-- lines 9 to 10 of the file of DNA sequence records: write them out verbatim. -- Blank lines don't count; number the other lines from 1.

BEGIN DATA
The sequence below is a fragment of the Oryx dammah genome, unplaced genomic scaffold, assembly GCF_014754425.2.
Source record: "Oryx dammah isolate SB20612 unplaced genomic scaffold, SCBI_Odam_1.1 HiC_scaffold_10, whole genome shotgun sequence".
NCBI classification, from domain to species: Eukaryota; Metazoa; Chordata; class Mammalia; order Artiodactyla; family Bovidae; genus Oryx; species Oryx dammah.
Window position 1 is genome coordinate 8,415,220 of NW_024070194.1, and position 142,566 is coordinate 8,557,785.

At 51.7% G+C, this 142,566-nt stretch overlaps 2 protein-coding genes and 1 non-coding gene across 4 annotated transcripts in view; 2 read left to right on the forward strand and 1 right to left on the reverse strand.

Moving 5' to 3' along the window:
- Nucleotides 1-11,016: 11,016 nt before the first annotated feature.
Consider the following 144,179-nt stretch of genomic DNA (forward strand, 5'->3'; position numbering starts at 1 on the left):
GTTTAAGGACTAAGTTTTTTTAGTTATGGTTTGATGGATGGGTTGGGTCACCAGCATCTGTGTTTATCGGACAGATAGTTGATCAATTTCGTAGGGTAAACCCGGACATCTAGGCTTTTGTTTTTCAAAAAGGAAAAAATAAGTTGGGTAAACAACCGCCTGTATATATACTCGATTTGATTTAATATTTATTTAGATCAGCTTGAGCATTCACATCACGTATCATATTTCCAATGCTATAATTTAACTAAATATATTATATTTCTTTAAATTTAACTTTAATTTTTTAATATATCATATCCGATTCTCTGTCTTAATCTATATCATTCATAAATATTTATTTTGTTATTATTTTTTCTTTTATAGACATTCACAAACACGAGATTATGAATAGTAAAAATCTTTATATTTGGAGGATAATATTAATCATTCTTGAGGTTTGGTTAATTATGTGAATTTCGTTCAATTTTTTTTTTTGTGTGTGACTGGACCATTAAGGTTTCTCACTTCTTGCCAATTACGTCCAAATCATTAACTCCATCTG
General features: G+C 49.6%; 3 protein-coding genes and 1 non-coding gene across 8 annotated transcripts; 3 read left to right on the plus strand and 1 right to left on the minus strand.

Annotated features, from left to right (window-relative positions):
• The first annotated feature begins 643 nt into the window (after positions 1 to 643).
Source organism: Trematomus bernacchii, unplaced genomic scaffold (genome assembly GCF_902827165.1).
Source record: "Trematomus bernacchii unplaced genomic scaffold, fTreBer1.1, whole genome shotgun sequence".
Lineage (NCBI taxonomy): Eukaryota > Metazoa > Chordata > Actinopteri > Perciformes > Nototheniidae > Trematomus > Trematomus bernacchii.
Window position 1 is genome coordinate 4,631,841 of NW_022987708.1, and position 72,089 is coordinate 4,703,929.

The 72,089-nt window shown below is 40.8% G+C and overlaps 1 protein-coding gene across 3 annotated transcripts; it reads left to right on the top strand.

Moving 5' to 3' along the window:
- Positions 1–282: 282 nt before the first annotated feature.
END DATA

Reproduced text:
GTTTAAGGACTAAGTTTTTTTAGTTATGGTTTGATGGATGGGTTGGGTCACCAGCATCTGTGTTTATCGGACAGATAGTTGATCAATTTCGTAGGGTAAACCCGGACATCTAGGCTTTTGTTTTTCAAAAAGGAAAAAATAAGTTGGGTAAACAACCGCCTGTATATATACTCGATTTGATTTAATATTTATTTAGATCAGCTTGAGCATTCACATCACGTATCATATTTCCAATGCTATAATTTAACTAAATATATTATATTTCTTTAAATTTAACTTTAATTTTTTAATATATCATATCCGATTCTCTGTCTTAATCTATATCATTCATAAATATTTATTTTGTTATTATTTTTTCTTTTATAGACATTCACAAACACGAGATTATGAATAGTAAAAATCTTTATATTTGGAGGATAATATTAATCATTCTTGAGGTTTGGTTAATTATGTGAATTTCGTTCAATTTTTTTTTTTGTGTGTGACTGGACCATTAAGGTTTCTCACTTCTTGCCAATTACGTCCAAATCATTAACTCCATCTG
General features: G+C 49.6%; 3 protein-coding genes and 1 non-coding gene across 8 annotated transcripts; 3 read left to right on the plus strand and 1 right to left on the minus strand.